Histone Deacetylase Inhibitor MS-275 Exhibits Poor Brain Penetration: Pharmacokinetic Studies of [ 11 C]MS-275 using Positron Emission Tomography

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Histone Deacetylase Inhibitor MS-275 Exhibits Poor Brain Penetration: Pharmacokinetic Studies of [ 11 C]MS-275 using Positron Emission Tomography

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Title: Histone Deacetylase Inhibitor MS-275 Exhibits Poor Brain Penetration: Pharmacokinetic Studies of [ 11 C]MS-275 using Positron Emission Tomography
Author: Hooker, Jacob M; Kim, Sung Won; Alexoff, David; Xu, Youwen; Shea, Colleen; Reid, Alicia; Volkow, Nora; Fowler, Joanna S.

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Citation: Hooker, Jacob M., Sung Won Kim, David Alexoff, Youwen Xu, Colleen Shea, Alicia Reid, Nora Volkow, and Joanna S. Fowler. 2010. “Histone Deacetylase Inhibitor MS-275 Exhibits Poor Brain Penetration: Pharmacokinetic Studies of [11C]MS-275 Using Positron Emission Tomography.” ACS Chemical Neuroscience 1 (1) (January 20): 65–73. doi:10.1021/cn9000268.
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Abstract: MS-275 (entinostat) is a histone deacetylase (HDAC) inhibitor currently in clinical trials for the treatment of several types of cancer. Recent reports have noted that MS-275 can cross the blood−brain barrier (BBB) and cause region-specific changes in rodent brain histone acetylation. To characterize the pharmacokinetics and distribution of MS-275 in the brain using positron emission tomography (PET), we labeled the carbamate carbon of MS-275 with carbon-11. Using PET, we determined that [11C]MS-275 has low uptake in brain tissue when administered intravenously to nonhuman primates. In rodent studies, we observed that pharmacokinetics and brain accumulation of [11C]MS-275 were not changed by the coadministration of large doses of unlabeled MS-275. These results, which both highlight the poor brain penetration of MS-275, clearly suggest its limitation as a therapeutic agent for the central nervous system (CNS). Moreover, our study demonstrates the effectiveness of PET at providing brain pharmacokinetic data for HDAC inhibitors. These data are important not only for the development of new compounds for peripheral cancer treatment (where CNS exclusion is often advantageous) but also for the treatment of neurological disorders (where CNS penetration is critical).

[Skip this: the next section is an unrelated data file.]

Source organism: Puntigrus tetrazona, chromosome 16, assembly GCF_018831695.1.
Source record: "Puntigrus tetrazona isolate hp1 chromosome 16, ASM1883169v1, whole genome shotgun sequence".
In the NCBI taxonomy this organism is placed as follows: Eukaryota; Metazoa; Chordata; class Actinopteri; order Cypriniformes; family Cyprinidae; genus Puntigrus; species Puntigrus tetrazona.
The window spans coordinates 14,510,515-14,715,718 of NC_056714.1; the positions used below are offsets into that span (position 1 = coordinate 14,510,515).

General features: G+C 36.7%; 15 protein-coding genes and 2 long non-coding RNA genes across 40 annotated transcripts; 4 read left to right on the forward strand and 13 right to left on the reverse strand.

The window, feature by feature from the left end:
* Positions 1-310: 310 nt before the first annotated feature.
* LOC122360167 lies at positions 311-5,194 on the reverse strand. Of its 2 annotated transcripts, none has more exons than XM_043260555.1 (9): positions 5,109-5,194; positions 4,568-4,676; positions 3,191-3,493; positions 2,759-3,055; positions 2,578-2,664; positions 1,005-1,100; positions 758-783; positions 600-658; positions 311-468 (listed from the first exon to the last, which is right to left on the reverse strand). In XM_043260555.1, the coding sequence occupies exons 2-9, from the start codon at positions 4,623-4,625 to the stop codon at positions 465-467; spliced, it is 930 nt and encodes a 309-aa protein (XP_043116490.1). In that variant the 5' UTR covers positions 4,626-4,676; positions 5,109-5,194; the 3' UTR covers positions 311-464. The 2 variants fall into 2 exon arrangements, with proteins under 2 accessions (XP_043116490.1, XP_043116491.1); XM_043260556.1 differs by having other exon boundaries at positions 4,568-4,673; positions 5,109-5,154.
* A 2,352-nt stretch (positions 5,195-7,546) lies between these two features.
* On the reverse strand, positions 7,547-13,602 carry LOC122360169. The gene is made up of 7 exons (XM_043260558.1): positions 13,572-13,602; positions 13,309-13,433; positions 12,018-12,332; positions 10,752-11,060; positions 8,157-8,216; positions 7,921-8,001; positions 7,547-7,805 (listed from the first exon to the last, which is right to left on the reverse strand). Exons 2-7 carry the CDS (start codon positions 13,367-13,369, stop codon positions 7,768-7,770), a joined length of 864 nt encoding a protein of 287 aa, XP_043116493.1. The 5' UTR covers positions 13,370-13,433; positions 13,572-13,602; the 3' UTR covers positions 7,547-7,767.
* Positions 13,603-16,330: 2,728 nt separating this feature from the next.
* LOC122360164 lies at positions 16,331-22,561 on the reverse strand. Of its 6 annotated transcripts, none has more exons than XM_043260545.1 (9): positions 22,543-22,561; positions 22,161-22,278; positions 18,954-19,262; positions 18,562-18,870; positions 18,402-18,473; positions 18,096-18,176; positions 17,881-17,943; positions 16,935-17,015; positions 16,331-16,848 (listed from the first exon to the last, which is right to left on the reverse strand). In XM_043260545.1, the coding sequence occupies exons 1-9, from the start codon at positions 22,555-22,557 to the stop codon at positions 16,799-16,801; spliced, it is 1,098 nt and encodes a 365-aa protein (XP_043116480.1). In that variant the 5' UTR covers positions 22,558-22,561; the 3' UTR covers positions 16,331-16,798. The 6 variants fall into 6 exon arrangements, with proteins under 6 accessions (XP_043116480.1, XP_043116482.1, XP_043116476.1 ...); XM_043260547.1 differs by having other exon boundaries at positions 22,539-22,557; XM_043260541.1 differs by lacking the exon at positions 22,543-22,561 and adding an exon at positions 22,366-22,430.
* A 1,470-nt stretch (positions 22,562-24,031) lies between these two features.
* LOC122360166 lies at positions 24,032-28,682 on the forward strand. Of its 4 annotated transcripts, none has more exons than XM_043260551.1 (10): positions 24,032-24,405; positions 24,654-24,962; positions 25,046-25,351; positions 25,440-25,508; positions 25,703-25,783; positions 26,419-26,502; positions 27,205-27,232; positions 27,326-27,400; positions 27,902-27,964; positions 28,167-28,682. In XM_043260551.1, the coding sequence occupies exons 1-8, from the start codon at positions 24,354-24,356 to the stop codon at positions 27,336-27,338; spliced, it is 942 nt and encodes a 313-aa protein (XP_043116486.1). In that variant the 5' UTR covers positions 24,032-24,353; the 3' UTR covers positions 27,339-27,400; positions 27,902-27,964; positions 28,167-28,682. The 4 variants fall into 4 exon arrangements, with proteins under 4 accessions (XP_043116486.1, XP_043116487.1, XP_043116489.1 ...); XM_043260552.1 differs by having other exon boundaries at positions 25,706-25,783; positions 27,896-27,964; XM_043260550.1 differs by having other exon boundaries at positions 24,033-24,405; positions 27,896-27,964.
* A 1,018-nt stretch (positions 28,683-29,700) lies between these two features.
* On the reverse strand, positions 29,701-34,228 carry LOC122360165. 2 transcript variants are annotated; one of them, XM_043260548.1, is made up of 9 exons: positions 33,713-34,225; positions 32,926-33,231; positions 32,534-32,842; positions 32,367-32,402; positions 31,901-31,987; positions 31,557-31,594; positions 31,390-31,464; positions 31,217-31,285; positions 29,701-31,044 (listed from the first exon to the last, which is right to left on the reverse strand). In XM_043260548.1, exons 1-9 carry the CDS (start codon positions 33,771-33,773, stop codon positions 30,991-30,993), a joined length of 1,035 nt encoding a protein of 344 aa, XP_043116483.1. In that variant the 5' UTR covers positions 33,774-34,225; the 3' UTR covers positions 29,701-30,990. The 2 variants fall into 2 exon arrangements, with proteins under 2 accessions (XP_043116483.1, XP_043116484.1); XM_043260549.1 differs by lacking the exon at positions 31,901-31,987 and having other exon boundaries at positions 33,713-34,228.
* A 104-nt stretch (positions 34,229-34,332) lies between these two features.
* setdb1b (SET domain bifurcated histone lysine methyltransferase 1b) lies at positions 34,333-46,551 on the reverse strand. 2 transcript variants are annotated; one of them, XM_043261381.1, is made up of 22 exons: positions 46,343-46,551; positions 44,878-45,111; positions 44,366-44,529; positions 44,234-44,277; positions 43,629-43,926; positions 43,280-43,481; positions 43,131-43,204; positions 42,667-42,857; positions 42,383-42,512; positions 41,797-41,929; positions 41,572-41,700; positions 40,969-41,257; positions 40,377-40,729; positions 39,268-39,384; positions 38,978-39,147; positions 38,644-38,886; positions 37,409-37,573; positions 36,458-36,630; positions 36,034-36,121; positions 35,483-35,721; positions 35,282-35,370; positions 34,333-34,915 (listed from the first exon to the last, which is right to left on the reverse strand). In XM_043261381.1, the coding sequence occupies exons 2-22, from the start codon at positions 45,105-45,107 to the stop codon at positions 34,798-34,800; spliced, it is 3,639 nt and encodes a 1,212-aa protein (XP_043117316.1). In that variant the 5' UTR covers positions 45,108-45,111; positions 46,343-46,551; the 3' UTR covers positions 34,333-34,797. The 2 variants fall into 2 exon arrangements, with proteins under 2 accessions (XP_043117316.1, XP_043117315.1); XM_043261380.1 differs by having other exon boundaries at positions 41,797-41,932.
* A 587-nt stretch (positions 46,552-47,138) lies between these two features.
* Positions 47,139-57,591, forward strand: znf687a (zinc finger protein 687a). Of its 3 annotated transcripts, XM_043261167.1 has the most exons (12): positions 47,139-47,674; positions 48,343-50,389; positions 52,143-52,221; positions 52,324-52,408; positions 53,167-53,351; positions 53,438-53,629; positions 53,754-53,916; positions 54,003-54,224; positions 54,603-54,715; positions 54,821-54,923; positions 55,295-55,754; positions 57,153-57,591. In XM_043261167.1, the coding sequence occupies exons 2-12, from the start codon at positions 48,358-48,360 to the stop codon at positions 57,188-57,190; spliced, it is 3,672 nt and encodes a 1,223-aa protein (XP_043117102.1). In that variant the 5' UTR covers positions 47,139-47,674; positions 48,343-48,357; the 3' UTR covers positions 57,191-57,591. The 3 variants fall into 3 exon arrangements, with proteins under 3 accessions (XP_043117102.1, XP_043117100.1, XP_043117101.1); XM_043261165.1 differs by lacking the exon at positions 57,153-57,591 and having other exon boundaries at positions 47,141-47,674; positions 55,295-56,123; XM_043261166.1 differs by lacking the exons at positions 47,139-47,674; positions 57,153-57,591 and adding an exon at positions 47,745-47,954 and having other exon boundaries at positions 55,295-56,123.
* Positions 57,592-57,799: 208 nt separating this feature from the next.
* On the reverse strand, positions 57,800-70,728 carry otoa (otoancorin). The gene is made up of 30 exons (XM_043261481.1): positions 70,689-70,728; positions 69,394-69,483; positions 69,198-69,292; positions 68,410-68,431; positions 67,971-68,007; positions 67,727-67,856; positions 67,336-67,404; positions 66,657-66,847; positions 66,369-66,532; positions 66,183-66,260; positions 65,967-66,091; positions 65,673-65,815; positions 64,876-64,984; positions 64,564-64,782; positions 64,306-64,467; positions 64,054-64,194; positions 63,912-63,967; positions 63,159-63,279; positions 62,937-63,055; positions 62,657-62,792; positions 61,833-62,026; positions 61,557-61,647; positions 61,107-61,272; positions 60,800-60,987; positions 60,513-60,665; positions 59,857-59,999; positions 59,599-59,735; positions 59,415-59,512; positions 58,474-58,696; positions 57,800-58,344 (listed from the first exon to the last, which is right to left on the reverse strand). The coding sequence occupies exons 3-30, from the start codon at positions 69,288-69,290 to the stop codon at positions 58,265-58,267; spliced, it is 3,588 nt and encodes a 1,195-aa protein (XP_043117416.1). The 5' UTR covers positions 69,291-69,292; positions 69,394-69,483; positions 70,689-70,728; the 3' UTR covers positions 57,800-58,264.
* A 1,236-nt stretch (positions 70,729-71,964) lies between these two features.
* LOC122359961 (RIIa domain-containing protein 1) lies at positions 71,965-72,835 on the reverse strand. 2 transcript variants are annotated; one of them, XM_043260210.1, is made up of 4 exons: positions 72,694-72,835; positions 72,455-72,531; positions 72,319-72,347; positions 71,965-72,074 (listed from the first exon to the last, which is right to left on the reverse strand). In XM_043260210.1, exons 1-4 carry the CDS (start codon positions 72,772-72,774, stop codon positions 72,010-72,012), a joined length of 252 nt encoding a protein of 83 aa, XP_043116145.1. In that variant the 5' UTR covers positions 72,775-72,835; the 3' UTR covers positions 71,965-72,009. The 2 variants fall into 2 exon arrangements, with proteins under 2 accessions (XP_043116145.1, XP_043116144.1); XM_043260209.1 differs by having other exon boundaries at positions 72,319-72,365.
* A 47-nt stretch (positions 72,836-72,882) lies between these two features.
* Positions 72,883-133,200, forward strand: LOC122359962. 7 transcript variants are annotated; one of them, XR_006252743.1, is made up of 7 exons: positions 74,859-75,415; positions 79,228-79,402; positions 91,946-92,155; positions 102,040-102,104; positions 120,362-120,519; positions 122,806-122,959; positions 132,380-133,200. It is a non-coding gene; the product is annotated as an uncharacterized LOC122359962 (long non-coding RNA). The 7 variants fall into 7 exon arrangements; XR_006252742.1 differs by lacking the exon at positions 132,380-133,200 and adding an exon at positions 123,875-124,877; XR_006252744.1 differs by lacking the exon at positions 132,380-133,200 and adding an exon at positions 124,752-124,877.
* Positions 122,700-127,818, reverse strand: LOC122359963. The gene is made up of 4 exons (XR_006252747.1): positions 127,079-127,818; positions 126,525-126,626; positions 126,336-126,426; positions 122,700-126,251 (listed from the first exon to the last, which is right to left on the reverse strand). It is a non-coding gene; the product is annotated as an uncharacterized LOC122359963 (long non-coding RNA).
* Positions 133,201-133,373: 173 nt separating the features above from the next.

Published Version: doi:10.1021/cn9000268
Citable link to this page: http://nrs.harvard.edu/urn-3:HUL.InstRepos:33471160
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